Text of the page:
ICC, ASHRAE Outline Roles to Consolidate IgCC and 189.1 in Response to Call from Industry
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March 30, 2016
Contact: Jodi Scott
Lighting Requirements for High Rise Dwellings Proposed for Energy Standard
ATLANTA – A proposal that would set lighting requirements for high-rise dwellings in the energy standard published by ASHRAE and the Illuminating Engineering Society (IES) is open for industry comment.
Fourteen addenda to ANSI/ASHRAE/IES Standard 90.1-2013,Energy Standard for Buildings Except Low-Rise Residential Buildings,are open for public comment from March 25 until April 24, 2016. To comment or learn more, visitwww.ashrae.org/publicreviews.
Among them is addendumdo. Currently, lighting in dwelling units in high-rise buildings is exempt in both Standard 90.1 and ANSI/ASHRAE/IES Standard 90.2,Energy Standard for Low-Rise Residential Buildings.
“In general, lighting within someone’s personal dwelling unit (home) has been exempt because it was not considered commercial, which is the focus of 90.1,” Eric Richman, chair of the standard’s lighting subcommittee, said. “The International Energy Conservation Code with its residential component and other similar state codes developed some basic requirements for dwelling unit lighting several years ago that addressed product efficacy. At the time, it was difficult to develop requirements that would ensure savings and still be practical for personal spaces. Over time, the lack of dwelling unit requirements in 90.1 presented a potential gap in energy savings. These new requirements would set efficacy minimums and/or controls for the lighting in dwelling unit spaces covered in the standard’s scope, which includes multi-family structures of four stories or above.”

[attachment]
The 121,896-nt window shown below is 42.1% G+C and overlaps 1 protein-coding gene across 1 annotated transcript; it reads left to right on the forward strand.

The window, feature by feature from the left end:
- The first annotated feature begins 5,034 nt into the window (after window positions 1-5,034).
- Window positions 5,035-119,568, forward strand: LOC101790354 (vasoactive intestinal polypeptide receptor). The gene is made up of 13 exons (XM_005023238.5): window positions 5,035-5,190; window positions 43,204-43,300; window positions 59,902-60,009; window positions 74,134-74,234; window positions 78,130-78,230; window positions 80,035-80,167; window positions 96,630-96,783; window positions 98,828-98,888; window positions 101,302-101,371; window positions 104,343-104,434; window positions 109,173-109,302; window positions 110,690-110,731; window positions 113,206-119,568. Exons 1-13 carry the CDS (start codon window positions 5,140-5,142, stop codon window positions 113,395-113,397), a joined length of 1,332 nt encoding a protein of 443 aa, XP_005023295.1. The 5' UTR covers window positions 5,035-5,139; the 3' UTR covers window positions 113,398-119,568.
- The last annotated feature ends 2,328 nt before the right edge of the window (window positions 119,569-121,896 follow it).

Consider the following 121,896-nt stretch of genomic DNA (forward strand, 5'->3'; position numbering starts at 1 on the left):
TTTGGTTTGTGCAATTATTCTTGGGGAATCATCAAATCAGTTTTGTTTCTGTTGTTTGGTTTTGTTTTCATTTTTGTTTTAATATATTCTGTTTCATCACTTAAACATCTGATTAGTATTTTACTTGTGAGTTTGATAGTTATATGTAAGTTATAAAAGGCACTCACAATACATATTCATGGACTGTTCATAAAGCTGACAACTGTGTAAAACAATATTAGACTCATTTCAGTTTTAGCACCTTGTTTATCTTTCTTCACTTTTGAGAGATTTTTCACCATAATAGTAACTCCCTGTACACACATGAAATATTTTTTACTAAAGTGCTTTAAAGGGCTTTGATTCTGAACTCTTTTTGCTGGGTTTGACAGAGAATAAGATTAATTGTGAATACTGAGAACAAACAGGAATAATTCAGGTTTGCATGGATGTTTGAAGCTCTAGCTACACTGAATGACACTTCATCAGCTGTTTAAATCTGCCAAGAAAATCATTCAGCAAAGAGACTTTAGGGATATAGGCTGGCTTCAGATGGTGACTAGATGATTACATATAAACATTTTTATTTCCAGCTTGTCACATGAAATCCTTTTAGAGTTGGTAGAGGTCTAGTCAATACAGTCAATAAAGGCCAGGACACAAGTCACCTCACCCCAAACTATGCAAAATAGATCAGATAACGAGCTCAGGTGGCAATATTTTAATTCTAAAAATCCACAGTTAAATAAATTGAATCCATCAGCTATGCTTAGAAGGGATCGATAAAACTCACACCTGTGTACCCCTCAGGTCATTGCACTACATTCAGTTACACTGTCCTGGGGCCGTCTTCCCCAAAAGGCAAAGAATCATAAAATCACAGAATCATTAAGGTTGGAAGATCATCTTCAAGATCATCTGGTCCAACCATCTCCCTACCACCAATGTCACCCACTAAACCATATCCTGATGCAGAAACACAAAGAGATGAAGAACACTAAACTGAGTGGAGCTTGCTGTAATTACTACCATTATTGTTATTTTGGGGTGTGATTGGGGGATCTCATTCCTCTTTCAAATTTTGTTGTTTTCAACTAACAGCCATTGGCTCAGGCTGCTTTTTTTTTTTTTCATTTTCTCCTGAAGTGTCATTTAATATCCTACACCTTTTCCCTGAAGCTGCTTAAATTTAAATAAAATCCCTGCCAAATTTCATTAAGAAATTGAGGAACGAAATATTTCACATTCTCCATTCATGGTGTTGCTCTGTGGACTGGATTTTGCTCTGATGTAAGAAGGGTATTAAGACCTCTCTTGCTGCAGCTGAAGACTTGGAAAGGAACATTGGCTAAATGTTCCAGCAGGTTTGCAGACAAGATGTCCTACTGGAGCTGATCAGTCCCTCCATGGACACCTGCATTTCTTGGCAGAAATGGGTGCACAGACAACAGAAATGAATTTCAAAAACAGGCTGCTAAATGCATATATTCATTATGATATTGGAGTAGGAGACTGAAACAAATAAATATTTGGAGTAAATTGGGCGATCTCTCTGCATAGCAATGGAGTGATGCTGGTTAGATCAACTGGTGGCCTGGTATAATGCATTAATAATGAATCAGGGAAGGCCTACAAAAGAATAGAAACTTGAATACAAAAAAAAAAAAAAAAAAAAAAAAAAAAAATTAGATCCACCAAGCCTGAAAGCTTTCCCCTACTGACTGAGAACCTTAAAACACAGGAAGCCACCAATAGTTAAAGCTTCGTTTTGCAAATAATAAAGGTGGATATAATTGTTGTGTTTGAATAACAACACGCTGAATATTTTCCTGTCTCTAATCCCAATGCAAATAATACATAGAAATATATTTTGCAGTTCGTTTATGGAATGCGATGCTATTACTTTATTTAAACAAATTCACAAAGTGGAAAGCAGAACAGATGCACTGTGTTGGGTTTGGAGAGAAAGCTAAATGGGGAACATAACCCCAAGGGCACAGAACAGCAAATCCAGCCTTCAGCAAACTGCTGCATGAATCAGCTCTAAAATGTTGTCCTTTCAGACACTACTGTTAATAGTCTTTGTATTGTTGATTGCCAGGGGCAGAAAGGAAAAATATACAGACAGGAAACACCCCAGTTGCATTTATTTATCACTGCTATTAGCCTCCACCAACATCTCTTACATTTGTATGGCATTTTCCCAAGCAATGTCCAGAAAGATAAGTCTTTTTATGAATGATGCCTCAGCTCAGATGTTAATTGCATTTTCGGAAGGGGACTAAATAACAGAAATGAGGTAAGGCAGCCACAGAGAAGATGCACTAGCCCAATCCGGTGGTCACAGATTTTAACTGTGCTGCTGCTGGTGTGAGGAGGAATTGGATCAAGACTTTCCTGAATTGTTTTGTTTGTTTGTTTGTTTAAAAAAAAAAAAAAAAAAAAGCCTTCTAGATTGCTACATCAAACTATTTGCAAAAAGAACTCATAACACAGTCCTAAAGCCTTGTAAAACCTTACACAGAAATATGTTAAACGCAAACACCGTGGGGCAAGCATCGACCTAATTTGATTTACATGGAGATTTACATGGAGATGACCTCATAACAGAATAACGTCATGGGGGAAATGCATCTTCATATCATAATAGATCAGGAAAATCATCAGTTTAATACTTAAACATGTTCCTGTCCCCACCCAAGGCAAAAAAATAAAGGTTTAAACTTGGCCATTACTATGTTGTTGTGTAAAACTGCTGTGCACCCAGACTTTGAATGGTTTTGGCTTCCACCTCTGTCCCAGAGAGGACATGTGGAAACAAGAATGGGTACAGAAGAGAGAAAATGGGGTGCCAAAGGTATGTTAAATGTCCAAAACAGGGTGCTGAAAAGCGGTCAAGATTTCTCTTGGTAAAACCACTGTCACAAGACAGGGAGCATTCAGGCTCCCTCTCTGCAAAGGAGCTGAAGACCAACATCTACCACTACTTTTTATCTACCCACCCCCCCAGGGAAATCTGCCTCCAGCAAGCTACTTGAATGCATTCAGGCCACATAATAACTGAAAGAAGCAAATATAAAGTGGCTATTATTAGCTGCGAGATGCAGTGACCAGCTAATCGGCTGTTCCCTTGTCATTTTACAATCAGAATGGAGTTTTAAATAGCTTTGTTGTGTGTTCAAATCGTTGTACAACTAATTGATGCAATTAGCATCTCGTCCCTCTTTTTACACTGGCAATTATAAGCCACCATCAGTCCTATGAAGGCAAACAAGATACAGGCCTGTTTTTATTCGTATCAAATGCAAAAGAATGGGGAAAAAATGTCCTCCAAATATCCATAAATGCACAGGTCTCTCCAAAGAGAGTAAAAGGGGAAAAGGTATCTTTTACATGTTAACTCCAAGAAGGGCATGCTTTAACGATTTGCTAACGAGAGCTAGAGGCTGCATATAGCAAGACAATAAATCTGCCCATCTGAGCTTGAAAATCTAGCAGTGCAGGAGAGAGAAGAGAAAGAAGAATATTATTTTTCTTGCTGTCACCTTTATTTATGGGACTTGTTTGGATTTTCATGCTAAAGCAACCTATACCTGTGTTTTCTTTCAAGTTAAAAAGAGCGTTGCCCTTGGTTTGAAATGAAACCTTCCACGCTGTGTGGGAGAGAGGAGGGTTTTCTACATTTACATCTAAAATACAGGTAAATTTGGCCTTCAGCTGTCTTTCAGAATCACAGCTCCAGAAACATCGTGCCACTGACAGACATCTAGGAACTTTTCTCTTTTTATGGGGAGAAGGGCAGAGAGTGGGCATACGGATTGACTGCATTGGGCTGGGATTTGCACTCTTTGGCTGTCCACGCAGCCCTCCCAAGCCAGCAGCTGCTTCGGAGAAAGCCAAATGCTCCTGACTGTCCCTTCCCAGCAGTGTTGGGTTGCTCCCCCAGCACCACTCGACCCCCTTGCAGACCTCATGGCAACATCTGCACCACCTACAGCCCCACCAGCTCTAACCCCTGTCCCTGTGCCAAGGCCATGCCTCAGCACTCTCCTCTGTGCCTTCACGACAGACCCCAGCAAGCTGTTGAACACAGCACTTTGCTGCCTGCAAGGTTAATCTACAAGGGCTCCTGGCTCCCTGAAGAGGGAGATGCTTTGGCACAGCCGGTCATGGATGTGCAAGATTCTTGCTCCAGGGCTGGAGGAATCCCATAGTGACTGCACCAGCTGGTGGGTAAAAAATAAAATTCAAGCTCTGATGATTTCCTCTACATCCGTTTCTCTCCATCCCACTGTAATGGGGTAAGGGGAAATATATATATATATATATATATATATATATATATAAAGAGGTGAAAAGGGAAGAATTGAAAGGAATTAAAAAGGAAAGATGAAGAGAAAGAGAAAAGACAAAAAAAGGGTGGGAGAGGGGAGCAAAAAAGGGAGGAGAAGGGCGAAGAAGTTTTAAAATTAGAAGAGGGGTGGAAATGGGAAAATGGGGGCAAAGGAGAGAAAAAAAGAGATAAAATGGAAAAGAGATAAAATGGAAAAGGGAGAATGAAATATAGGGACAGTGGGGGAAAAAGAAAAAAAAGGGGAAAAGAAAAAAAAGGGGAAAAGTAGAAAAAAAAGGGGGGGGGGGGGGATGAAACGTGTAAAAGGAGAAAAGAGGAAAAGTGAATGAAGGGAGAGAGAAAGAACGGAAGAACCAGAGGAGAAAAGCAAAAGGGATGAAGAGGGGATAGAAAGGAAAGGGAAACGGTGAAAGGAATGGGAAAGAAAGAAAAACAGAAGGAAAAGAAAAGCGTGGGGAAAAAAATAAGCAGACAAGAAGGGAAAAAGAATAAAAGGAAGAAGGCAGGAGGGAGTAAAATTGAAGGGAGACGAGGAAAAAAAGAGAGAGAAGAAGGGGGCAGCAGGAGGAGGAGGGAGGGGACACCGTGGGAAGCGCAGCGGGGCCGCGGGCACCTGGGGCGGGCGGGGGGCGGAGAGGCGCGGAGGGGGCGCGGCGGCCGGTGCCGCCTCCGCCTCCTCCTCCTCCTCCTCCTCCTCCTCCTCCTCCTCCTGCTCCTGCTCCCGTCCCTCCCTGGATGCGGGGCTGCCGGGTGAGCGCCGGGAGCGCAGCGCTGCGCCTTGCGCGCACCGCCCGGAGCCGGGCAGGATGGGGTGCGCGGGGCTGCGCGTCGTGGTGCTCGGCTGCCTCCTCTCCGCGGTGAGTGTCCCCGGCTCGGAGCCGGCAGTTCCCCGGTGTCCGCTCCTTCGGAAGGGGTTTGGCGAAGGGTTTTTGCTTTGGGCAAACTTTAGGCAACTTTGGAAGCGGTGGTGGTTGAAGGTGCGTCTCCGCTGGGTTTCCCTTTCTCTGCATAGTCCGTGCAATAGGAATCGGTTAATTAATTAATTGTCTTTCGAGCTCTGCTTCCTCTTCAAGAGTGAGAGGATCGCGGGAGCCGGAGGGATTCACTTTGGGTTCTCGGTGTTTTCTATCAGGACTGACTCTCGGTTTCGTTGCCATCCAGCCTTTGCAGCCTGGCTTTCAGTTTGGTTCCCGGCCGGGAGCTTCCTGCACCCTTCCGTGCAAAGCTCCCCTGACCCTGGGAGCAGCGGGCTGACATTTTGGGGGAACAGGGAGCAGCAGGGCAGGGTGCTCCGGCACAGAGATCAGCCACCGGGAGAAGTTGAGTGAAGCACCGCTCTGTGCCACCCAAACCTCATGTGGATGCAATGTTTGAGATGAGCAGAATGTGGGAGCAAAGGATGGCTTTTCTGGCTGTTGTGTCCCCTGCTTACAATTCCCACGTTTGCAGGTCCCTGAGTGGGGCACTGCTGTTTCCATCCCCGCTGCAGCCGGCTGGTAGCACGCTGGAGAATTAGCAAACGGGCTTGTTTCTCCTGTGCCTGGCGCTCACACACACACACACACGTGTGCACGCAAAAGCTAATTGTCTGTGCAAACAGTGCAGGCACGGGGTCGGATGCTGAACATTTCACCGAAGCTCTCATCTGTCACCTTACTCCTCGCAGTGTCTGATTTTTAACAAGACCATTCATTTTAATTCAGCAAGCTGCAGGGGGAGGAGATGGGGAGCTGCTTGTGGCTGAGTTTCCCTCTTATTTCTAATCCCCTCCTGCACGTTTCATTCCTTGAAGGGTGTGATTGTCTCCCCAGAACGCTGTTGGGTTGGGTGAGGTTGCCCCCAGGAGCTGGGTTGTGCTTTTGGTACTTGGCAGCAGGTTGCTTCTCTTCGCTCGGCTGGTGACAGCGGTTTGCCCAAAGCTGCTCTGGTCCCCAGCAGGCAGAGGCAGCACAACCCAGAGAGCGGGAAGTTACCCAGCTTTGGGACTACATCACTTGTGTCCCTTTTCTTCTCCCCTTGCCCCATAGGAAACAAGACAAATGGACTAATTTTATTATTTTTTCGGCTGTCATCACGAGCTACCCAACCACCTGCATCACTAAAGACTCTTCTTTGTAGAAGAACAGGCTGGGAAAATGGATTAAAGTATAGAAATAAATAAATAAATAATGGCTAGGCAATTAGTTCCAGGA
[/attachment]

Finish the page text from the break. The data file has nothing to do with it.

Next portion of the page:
The proposed requirements are similar to those in the U.S. Environmental Protection Agency’s ENERGY STAR program for high efficacy lighting. They are simplified to apply to dwelling units in commercial buildings and to support compliance as well as being conservative to allow design flexibility. The proposed efficacy requirements will effectively eliminate the use of incandescent/halogen sources as well as less efficacious products in the compactfluorescent (CFL) andlightemitting diodes(LED) categories.
Also among the addenda open for public comment is addendumei, which tightens requirements to ensure that non-historic elements or areas of buildings meet the applicable requirements. Currently, the historic building exemption can allow for exempting the entire building, including parts that may be new additions or not part of the historic element, according to Richman.
Other addenda open for public comment until April 24, 2016, are:
ASHRAE, founded in 1894, is a global society advancing human well-being through sustainable technology for the built environment. The Society and its more than 50,000 members worldwide focus on building systems, energy efficiency, indoor air quality, refrigeration and sustainability. Through research, standards writing, publishing, certification and continuing education, ASHRAE shapes tomorrow’s built environment today. For more information, visit www.ashrae.org/news.